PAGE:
In comparison, Microsoft’s paid Office 365 products for consumers — Office 365 Home Premium and Office 365 University — would provide the online versions and free storage, in addition to paid online storage options; offline storage; “full installed” editions of Word, Excel, PowerPoint, Outlook, OneNote, Publisher, and Access; 60 minutes per month of Skype calling; and access from Windows Phones, iPhones, and Android phones.
But in fact, Home Premium (priced at $9.99 per month) and University (priced at $80 per year) already do come with all of these features, except that the online versions are referred to as “Web Apps.” Online editions of Word, Excel, PowerPoint and Outlook are also available for the Mac through Office 365.
Moreover, you don’t even need to subscribe to Office 365 to get the Web Apps. If you have SkyDrive, they’re yours for free.
So ‘Office Online’ might not really bring anything new, aside from higher visibility for the browser apps.
Smartphone access from iPhones and Android phones — supplied through Office Mobile apps — is currently only available to Office 365 users, a situation which would also remain the same, if the information in the chart holds true.
Office Mobile’s functionality is limited, anyway. You can do things like open and edit Office files, share files via email, find and format text. and add, delete and display comments.
But on the App Store and Google Play alike, users complain about limited formatting options and the inability to use any cloud service other than SkyDrive for storage. Some Android users contend that the Android app doesn’t even work as advertised.
“When creating a new document, my only choices [are] Word, Excel, or a few templates,” according to one user review on the App Store. “Assuming I can live with that, once I start a new Word document it seems no options exist other than basic text input. Where’s the ability to create bullets…numbered list(s), insert pictures?”
“Faced with very poor versions of the original files. Unable to properly edit, unable to properly view,” an unhappy user wrote on Google Play.
Full Versions: Only for Windows & Mac
So as things now stand, customers can only use full versions of MS Office on Windows tablets and PCs, and on Macs.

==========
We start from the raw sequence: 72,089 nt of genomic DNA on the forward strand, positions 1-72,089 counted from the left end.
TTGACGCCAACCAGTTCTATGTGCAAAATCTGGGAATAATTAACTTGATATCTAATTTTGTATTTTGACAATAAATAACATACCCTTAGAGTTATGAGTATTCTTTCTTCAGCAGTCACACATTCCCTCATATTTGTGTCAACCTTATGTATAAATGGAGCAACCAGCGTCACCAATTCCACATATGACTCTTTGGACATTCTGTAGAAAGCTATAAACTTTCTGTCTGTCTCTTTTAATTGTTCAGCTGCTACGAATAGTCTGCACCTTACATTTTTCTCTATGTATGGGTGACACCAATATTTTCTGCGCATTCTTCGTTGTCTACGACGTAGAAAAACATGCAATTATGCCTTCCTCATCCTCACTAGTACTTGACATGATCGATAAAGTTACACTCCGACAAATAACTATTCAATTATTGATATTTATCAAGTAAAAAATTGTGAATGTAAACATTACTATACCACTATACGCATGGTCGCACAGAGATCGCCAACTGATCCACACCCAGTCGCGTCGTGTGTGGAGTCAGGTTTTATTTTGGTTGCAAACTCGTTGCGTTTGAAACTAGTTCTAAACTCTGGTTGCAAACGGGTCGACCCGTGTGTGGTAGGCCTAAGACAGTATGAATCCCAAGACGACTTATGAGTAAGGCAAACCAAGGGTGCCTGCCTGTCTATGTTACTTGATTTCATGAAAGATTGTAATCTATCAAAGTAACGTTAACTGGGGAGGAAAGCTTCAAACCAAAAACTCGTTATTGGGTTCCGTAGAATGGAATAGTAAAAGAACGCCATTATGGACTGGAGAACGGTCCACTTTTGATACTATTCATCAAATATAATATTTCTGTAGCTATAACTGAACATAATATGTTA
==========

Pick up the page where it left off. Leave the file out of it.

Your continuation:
Microsoft seems to be almost giving away Office to makers of mid-sized Windows tablets. Since these tablets are priced at only $300 or so, OEMs can’t be paying much for Microsoft’s office suite.
At the recent CES show, Intel and AMD both announced plans to work with OEMs on devices that can run both Windows and Android — one obvious reason why Microsoft might not want to turn an edition of Office for Android tablets into a major priority.
Beyond the OEM bundling deals and consumer versions of Office 365, Microsoft sells the full edition of Office for Windows and the Mac as boxed software products for consumers, and in the form of software licenses and Office 365 subscriptions to businesses.
On the Office 365 side, sales are certainly booming. According to numbers released by Microsoft in January, the numbers of Office 365 seats grew 100 percent in the previous quarter, while subscriptions to Office 365 Home Premium rose from 200 million to 350 million from June to December of 2013.
At the same time, Microsoft’s Web Apps — soon to be rechristened “Office Online” — offer only barebones functionality in comparison, as do the Mobile Apps for the iPhone and Android phone.
Putting a big push beyond Office Online might conceivably place somewhat of a dent in Microsoft’s overall Office revenues, simply because more people will be aware of Microsoft’s free alternative.
But given the competition from Google Docs, Open Office, and other free suites, Microsoft might not have much of a choice there.
Without fuller-bodied editions of MS Office for the iPad and Android tablets, however, Microsoft is losing out on revenues that might in fact be gained from the hordes of users who are buying these devices.
There’s another down side to a decision like this, too. A whole generation of kids are growing up now with iPads and Android tablets.
If they’re writing their school papers with Apple’s iWorks or Google’s Quickoffice, for example, they might see little use for MS Office when they get out into the business world.
In creating mobile apps, Microsoft does need to deal with the limitations imposed by small devices and the iOS and Android OS. But the company could be doing a better job of this. With Miramar, Microsoft might have all (or at least some) of this in mind.
Mirimar does seem like deja vu. As described so far, like Office Mobile for iPhone, it would be integrated with SkyDrive/OneDrive, and it would require an Office 365 license.
Hopefully, though, the iPad app would offer greater capabilities than either Office Mobile or Web Apps running on Safari, and Microsoft would ultimately provide a decent Office “experience” on Android tablets, too.
If Microsoft supplies only half-baked iPad and Android apps instead, this is a strategy that’s sure to backfire. The full version of MS Office alone, won’t be enough to lure users to Windows tablets.